After The Close - The stock market put in a weak performance this morning, but managed to firm up considerably in the afternoon. As noted, the buying in the afternoon suggests that the bulls may still be willing to commit to the market. At the close, The Dow Jones Industrial Average was up 56 points (0.4%); the S&P 500 Index was ahead by six points (0.4%); and the NASDAQ managed to add on six points (0.2%). Market breadth was favorable, with advancing stocks outnumbering decliners on the NYSE. Furthermore, most of the market sectors closed in positive territory. There was leadership in the consumer cyclical group. Also, the basic materials issues, which have lagged the broader market for quite a while, staged a rebound today, with sizable gains in the precious metals and mining issues. In contrast, there was some weakness in the energy stocks. The technology names also lagged due to losses in the Internet and computer services issues.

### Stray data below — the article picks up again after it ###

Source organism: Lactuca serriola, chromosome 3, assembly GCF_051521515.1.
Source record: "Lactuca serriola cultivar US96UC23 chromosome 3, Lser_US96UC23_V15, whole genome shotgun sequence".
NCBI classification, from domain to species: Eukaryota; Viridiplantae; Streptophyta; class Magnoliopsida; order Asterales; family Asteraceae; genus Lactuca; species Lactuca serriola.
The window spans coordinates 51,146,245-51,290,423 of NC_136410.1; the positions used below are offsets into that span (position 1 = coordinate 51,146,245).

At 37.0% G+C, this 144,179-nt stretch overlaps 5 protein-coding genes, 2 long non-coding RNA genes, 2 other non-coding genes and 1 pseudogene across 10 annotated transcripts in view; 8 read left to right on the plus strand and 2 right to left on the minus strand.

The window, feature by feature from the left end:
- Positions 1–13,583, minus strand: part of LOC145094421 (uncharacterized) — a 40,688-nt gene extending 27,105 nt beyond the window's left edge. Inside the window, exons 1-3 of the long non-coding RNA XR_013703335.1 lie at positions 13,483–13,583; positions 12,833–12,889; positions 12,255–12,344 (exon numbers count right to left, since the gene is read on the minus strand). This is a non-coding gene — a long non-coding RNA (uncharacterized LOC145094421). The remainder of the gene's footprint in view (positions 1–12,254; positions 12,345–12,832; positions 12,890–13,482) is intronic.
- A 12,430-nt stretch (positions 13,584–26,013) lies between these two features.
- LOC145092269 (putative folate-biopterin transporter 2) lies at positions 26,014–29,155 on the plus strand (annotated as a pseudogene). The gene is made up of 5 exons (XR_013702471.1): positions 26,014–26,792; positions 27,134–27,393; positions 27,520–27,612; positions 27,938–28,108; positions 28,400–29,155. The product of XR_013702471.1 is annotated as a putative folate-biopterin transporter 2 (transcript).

Technically, the S&P 500 Index may have encountered some resistance, as it looks to make a sustainable push into new high ground. Notably, yesterday’s selling came on slightly elevated volume, which may be cause for some concern. The S&P 500 Index, if it pulls back further, could test the 1,540 area, and hopefully will find some support there.
Meanwhile, traders in the U.S. got little help from the markets in Europe today. However, once again Japan’s Nikkei rose over 2%, as the Bank of Japan has become aggressive about stimulating the economy there. Traders may be feeling that an improvement in Japan could help business for some companies in the United States.
The economic reports released this morning did little to instill confidence. Specifically, initial jobless claims for the week ended March 30th, came in at 385,000, which was higher than analysts had expected, and also up from the prior week’s reading. Notably, this report follows the weak ADP release put out yesterday, and may be taken as a sign by some traders that tomorrow’s non-farm payroll report will also fall short of forecasts. Furthermore, the trade balance figures for the month of February are set to be released tomorrow.
In corporate news, Best Buy (BBY) stock moved sharply higher on news of a business venture with Samsung. However, Compuware (CPWR) issued weaker-than-expected guidance, and that issue was lower. The news may have some traders concerned that other technology companies may also be operating in a challenging environment. -Adam Rosner